|System: X360, PS3, Wii, PS2, PC, PSP, DS||Review Rating Legend|
|Dev: Traveller's Tales||1.0 - 1.9 = Avoid||4.0 - 4.4 = Great|
|Pub: Warner Bros.||2.0 - 2.4 = Poor||4.5 - 4.9 = Must Buy|
|Release: Sep. 23, 2008||2.5 - 2.9 = Average||5.0 = The Best|
|Players: 1-2||3.0 - 3.4 = Fair|
|ESRB Rating: Everyone 10+||3.5 - 3.9 = Good|
Aside from the new suit system and character abilities, the overall level design suffers from the same problem as past LEGO games: every room is littered with LEGO pieces and the only way to get from one room to the next is to destroy as much stuff as possible, assemble some LEGO object, and then flip a series of switches. It's fun at first (as bashing stuff often is), but it gets old incredibly fast.
There's also the problem of partner A.I. In past LEGO games you're A.I. buddy might do silly things like jump into a bottomless pit. Thankfully, that kind of scenario no longer happens, but it's been replaced by level glitches. When playing for review, two were encountered. One involved Batman getting across a toxin pond via an air boat, but then Robin refused to get on-board. Another took place on a Riddler and Poison Ivy villain level. A lift took off with only one of the characters. The obvious solution would be to get off the lift, letting it fall back to the bottom of the screen, collect the other character, and then ride it to the next section of the level. The lift refused to lower. Both these level glitches forced a level restart - a compromise that could have been avoided by betting bug testing.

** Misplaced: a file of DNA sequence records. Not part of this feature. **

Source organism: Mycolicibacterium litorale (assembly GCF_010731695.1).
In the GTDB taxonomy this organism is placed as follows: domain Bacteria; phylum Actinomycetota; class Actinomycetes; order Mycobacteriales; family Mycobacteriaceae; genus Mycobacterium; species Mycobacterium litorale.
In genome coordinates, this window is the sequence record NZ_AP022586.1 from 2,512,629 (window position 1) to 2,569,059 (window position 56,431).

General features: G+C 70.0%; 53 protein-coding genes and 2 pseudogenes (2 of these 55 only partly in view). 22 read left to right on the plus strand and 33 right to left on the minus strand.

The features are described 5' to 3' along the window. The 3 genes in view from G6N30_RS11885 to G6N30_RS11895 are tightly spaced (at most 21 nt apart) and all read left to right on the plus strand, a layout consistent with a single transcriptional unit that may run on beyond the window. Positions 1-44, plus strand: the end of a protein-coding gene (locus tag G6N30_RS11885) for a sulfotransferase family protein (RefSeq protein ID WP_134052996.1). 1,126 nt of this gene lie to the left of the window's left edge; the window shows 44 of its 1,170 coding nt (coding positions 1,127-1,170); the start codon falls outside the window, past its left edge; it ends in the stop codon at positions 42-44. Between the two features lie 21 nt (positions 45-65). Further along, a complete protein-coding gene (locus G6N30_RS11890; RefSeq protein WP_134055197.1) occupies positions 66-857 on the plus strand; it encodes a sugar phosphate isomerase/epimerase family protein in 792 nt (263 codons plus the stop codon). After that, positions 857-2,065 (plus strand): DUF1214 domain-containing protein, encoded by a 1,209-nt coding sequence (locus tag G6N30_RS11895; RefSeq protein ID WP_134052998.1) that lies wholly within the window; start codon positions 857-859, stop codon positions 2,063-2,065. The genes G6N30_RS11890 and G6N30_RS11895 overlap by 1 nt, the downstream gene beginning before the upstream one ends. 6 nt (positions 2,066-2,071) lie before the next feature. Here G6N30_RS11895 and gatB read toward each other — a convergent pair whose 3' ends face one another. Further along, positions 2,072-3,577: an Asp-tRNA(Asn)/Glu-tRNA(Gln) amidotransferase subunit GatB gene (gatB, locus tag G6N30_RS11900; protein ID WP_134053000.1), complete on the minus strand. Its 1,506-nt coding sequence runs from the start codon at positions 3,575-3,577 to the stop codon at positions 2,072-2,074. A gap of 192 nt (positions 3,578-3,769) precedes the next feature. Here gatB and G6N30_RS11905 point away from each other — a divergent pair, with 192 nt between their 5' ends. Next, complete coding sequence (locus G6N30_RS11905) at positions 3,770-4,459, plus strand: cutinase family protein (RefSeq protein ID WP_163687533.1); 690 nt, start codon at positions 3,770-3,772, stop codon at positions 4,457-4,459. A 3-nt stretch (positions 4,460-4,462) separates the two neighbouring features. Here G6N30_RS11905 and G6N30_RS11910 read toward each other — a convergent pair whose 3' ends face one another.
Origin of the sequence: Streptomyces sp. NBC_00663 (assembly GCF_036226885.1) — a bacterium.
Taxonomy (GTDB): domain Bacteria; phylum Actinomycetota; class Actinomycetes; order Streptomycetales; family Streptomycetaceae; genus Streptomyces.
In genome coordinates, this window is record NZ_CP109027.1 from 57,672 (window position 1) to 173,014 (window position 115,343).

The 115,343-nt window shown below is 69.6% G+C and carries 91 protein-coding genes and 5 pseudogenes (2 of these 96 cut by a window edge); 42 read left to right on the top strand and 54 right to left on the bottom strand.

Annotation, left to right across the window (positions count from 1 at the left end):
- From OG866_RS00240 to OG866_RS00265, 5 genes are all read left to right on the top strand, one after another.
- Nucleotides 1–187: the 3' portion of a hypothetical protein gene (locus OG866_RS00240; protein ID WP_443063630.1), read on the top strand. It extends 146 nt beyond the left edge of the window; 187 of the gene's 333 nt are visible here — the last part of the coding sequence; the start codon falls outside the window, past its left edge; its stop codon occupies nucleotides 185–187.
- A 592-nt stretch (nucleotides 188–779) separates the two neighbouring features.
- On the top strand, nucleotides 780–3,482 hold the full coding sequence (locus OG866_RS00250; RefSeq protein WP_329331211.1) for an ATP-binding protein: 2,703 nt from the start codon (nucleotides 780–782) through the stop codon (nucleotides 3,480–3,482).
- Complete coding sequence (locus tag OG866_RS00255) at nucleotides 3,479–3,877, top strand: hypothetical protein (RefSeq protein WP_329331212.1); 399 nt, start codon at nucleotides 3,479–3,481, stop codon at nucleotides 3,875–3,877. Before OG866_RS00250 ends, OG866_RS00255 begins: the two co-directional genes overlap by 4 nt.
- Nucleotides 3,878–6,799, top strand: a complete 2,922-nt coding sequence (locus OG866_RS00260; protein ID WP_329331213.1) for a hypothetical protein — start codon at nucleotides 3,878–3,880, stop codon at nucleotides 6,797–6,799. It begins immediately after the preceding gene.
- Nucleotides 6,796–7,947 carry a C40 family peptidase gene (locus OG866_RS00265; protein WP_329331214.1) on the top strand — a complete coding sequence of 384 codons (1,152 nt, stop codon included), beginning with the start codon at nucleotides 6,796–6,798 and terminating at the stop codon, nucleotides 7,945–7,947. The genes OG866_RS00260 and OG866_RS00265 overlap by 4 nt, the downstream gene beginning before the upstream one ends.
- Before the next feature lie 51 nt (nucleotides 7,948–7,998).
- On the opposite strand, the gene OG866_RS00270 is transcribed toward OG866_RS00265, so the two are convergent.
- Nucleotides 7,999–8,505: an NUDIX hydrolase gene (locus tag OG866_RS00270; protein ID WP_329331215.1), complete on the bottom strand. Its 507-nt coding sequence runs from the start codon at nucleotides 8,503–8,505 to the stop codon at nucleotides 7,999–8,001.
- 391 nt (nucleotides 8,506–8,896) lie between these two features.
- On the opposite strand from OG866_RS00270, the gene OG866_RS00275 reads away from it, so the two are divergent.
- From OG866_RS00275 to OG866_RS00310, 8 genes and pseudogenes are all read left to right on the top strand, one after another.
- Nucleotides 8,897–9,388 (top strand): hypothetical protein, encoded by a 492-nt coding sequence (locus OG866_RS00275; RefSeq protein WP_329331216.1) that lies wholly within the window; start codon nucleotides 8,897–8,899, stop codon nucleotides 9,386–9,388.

LEGO games have never been graphical showcases, and the trend continues here. Sure, the characters are cute and the environments have a look that accurately reflects their universe, but nothing really stands out. It doesn't help that there's a problem with screen tearing. It happens often and can get distracting. The options menu includes a V-Sync control that you can flip on to eliminate the problem, but then the framerate drastically drops. All is not lost in the audiovisual department - the game's score is fantastic. Don't worry, it's not the Prince-themed soundtrack that for some reason sold millions of copies. Fans of the 1989 film with recognize it as Danny Elfman's fitting score, and it does a tremendous job.
Even though LEGO Batman does a few new things to set it apart from past entries in the LEGO series, it feels like Traveller's Tales is giving us more of the same. It's an acceptable solution given the demographic of the game, but those waiting in the wings, waiting for that one LEGO game that will convert them to the whole LEGO gaming brand, are still best served sitting this series out.
CCC Freelance Writer